After a few fun games – and our favorite activity, reading – on the stage, we jumped on a subway heading downtown for today’s field trip.
We crowded into the little hallway downstairs and my fellow camper groaned, “it smells awful in here”. This morning we took a field-trip to the Joffrey Ballet School in the Village…hence the overwhelming scent of feet and sweat. We watched most of a ballet class of about twenty-five dancers.
Before coming to the Joffrey we’d read the book The Walls Around Us, by Nova Ren Suma. This book, about ballerinas and ordinary teenagers, is largely set within the walls of a maximum-security prison and, according to The New York Times Book Review, it “explores the balance of power between the talented and the mediocre, the rich and the poor, the brave and the cowardly”. Two of the main characters in The Walls Around Us are aspiring ballerinas, so today’s field-trip led us a little deeper into this world that we’d read about. And we all felt a differently about the actual class we observed. Some of us sat bolt-upright, watching every movement and twitching along with the piano music ourselves. Some of us found our pencils more interesting or it was more peaceful to just look at the ceiling. Regardless, when class ended, we all thanked the dancers and left the studio. Now we get to think about the ballerinas we saw and write our own characters!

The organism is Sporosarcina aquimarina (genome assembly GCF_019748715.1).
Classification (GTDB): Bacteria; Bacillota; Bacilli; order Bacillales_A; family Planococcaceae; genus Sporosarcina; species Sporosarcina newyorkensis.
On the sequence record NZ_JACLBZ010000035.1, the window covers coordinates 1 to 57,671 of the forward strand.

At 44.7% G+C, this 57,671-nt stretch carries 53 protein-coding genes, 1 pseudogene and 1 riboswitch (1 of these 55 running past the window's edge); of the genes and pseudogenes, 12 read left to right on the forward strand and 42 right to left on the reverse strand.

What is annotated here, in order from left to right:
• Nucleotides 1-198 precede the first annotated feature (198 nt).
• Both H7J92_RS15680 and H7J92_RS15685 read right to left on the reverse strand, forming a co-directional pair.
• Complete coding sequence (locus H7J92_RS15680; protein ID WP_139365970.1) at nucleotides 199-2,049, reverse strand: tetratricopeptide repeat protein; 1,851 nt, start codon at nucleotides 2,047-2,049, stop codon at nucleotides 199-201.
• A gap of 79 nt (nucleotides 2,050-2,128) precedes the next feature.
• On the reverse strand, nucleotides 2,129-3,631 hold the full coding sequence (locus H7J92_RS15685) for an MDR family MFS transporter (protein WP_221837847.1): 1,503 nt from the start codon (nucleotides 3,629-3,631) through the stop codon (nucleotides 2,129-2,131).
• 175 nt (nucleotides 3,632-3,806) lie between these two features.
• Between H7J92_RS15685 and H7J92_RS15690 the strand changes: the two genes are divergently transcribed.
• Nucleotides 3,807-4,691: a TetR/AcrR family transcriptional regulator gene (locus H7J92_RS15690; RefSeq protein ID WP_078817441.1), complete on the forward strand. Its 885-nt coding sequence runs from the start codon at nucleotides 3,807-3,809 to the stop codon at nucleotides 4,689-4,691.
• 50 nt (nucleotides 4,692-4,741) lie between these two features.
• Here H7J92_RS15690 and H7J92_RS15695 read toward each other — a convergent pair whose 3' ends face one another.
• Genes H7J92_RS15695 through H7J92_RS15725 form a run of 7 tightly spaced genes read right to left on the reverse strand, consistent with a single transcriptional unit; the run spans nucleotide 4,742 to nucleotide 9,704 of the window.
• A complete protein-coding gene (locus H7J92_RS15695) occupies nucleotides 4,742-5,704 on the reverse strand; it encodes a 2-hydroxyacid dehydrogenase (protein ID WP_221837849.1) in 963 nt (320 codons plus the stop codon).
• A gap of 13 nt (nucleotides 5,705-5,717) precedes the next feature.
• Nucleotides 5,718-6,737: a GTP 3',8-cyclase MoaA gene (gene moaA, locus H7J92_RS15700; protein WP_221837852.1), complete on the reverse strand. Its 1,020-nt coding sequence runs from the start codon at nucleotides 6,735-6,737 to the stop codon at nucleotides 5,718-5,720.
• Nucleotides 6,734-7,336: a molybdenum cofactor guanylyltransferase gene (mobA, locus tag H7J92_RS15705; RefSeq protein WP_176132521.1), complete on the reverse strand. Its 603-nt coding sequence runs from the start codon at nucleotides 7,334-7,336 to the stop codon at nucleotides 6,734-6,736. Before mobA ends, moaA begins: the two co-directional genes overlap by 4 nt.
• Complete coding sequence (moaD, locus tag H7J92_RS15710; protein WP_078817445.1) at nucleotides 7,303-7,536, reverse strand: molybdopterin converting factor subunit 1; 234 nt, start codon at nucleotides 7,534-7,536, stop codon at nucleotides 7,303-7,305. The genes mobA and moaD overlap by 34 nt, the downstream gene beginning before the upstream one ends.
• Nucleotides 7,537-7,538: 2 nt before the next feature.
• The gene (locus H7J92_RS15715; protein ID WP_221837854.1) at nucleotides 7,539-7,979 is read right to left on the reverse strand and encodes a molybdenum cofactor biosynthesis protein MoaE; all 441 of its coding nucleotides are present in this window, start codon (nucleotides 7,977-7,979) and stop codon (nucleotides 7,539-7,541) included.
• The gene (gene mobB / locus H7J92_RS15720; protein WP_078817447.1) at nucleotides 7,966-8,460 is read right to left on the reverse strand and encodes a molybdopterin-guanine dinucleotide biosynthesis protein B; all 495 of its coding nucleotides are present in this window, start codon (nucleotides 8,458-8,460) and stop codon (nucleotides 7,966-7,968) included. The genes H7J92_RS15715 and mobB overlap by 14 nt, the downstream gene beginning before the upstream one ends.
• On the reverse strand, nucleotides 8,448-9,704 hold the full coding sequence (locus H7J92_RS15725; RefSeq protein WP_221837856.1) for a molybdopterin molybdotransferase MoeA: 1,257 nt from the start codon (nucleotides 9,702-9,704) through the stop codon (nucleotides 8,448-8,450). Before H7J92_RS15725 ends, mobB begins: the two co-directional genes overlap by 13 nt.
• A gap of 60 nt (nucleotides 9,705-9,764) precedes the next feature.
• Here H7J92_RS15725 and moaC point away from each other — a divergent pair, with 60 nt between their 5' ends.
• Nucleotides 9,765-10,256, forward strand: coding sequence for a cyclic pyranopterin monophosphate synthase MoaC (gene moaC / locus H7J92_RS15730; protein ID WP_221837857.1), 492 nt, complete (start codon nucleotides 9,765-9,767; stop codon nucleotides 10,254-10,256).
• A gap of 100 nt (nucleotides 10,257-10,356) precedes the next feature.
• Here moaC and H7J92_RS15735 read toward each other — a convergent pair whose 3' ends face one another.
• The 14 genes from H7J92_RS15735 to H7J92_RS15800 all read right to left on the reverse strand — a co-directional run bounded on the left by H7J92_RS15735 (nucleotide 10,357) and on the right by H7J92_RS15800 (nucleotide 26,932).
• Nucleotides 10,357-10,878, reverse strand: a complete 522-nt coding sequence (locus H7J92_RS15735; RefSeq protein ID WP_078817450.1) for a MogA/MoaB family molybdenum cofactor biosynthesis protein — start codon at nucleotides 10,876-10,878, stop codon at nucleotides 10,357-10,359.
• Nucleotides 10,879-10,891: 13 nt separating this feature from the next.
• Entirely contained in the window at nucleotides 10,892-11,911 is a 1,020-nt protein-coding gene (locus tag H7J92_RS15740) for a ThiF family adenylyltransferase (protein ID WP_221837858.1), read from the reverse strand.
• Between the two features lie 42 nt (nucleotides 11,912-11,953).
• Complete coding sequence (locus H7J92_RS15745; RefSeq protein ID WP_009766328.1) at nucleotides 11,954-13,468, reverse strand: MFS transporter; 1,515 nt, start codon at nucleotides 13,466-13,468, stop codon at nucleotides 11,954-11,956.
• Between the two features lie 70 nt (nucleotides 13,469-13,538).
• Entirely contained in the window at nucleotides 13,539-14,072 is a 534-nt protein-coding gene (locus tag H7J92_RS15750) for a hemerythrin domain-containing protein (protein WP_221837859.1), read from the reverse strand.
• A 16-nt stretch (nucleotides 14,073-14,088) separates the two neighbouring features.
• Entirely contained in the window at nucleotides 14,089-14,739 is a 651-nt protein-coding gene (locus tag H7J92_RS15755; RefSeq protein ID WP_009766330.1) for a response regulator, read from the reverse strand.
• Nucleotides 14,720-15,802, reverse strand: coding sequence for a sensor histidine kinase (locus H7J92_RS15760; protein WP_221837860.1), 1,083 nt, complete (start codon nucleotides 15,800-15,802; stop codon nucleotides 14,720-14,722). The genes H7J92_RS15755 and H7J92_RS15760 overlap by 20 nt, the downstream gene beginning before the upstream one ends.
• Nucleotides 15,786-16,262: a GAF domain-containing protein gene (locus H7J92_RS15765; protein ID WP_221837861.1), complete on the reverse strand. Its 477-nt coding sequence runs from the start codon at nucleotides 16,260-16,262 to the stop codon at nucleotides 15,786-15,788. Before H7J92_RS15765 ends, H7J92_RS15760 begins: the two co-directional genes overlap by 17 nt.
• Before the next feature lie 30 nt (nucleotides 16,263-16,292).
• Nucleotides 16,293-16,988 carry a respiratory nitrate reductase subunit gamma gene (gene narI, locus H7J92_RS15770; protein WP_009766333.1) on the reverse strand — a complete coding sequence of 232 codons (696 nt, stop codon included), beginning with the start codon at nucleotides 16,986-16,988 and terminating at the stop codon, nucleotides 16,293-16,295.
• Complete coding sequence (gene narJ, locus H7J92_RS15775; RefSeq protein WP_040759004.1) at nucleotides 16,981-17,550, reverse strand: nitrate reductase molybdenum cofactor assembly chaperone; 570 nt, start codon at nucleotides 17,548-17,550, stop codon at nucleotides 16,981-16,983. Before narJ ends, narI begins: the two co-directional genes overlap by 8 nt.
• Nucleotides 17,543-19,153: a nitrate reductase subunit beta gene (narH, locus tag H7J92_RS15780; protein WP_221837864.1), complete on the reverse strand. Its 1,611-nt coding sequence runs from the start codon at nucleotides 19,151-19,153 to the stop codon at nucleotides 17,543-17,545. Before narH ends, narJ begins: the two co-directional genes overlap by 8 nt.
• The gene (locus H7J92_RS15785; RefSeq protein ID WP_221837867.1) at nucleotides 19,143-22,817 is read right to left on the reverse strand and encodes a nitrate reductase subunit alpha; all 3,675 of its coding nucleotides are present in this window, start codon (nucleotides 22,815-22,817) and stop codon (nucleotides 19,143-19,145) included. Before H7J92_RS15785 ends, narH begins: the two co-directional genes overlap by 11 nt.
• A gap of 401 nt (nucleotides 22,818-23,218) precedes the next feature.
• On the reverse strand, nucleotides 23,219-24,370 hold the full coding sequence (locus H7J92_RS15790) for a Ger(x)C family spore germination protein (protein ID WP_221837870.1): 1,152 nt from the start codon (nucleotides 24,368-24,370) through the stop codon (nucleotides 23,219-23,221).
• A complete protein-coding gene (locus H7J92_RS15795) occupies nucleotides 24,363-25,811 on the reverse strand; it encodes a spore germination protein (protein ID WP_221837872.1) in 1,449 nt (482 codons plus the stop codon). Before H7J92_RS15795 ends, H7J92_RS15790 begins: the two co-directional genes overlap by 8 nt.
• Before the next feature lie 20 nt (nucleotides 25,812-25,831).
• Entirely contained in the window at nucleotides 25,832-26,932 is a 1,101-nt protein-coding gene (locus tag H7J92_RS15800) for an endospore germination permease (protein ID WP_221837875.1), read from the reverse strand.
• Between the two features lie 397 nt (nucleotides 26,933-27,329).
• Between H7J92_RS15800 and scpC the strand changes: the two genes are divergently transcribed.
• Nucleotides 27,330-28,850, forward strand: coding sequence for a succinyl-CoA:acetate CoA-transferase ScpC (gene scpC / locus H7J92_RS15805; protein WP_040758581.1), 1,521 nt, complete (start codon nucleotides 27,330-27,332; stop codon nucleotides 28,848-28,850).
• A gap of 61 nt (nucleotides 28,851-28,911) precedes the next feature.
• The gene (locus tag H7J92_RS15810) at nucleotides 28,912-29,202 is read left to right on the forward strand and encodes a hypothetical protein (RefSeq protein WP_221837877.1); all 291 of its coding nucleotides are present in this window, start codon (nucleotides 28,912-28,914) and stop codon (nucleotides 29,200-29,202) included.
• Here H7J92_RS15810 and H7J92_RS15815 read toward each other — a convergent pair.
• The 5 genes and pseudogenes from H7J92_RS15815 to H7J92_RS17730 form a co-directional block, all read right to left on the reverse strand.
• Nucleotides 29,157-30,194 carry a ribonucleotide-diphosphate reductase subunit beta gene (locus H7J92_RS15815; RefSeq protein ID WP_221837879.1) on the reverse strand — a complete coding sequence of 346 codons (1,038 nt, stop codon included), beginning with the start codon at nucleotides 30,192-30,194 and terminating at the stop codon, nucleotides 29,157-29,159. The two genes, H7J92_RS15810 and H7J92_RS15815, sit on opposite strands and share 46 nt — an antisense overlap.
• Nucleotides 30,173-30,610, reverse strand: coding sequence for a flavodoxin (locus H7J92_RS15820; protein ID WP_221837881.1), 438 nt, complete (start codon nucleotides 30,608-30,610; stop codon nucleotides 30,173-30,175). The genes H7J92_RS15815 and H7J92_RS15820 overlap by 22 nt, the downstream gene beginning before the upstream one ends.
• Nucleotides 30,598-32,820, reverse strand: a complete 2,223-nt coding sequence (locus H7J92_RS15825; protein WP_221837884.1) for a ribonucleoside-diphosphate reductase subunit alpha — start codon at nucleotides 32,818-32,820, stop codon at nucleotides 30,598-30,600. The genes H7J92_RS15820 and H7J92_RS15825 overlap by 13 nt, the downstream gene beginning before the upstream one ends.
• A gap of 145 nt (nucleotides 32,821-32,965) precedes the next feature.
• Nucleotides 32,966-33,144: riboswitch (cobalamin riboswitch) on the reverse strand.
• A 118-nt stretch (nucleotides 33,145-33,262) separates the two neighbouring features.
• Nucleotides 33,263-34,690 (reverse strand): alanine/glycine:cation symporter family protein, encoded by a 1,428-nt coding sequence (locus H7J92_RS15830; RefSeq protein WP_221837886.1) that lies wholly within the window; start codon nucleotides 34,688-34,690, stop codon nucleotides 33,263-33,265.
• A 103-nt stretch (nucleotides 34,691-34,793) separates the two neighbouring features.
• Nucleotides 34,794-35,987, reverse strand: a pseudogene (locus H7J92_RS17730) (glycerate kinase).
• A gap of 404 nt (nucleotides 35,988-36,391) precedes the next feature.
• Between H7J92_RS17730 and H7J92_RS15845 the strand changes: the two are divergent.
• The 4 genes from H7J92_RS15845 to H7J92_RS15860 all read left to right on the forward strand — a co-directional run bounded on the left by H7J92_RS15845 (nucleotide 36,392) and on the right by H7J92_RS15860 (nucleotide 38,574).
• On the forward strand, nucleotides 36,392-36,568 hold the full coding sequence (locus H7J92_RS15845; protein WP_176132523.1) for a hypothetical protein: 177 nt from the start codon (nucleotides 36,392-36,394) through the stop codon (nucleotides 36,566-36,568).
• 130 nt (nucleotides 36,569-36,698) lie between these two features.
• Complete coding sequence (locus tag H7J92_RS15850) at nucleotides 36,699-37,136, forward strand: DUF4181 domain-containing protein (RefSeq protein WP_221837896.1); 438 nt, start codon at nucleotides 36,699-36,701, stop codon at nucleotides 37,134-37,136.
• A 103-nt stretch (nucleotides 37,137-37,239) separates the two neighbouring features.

After lunch we returned to our classroom, where we met Nova Ren Suma, author of this week’s The Walls Around Us. First, Nova was interested in hearing what we thought of our trip to the Joffrey. She told us how she had taken ballet as a child and how the idea of the ballerina–being perfect on the outside but chaotic on the inside–is interesting to her.
Next, we shared the story ideas that our visit to the Joffrey inspired. Nova listened very closely to each of us and her questions helped us further develop our stories. Nova then spoke of her use of Magical Realism in her work. Magical Realism, she explained is “writing the familiar with a fantastical twist”. She continued to say that Magical Realism “start[s] grounded in the real world and then adds one strange or magical thing.”
To help us practice with Magical Realism in our own writing, Nova handed out cards that contained these three elements: character, place, and a fantastical twist. We then wrote stories based on the information on our cards. Finally, we shared some of our writing and we ended the afternoon with questions and a group photograph.